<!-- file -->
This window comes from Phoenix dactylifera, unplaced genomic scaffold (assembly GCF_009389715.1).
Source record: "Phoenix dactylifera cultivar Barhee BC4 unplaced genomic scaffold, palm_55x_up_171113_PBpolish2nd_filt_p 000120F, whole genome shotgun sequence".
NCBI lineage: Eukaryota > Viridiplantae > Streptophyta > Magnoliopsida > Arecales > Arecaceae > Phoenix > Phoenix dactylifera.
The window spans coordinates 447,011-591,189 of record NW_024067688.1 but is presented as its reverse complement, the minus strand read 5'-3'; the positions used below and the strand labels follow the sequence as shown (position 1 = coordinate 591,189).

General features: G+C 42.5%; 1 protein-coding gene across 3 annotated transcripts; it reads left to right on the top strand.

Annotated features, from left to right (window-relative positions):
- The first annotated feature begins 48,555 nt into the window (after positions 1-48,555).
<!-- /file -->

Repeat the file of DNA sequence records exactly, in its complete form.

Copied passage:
This window comes from Phoenix dactylifera, unplaced genomic scaffold (assembly GCF_009389715.1).
Source record: "Phoenix dactylifera cultivar Barhee BC4 unplaced genomic scaffold, palm_55x_up_171113_PBpolish2nd_filt_p 000120F, whole genome shotgun sequence".
NCBI lineage: Eukaryota > Viridiplantae > Streptophyta > Magnoliopsida > Arecales > Arecaceae > Phoenix > Phoenix dactylifera.
The window spans coordinates 447,011-591,189 of record NW_024067688.1 but is presented as its reverse complement, the minus strand read 5'-3'; the positions used below and the strand labels follow the sequence as shown (position 1 = coordinate 591,189).

General features: G+C 42.5%; 1 protein-coding gene across 3 annotated transcripts; it reads left to right on the top strand.

Annotated features, from left to right (window-relative positions):
- The first annotated feature begins 48,555 nt into the window (after positions 1-48,555).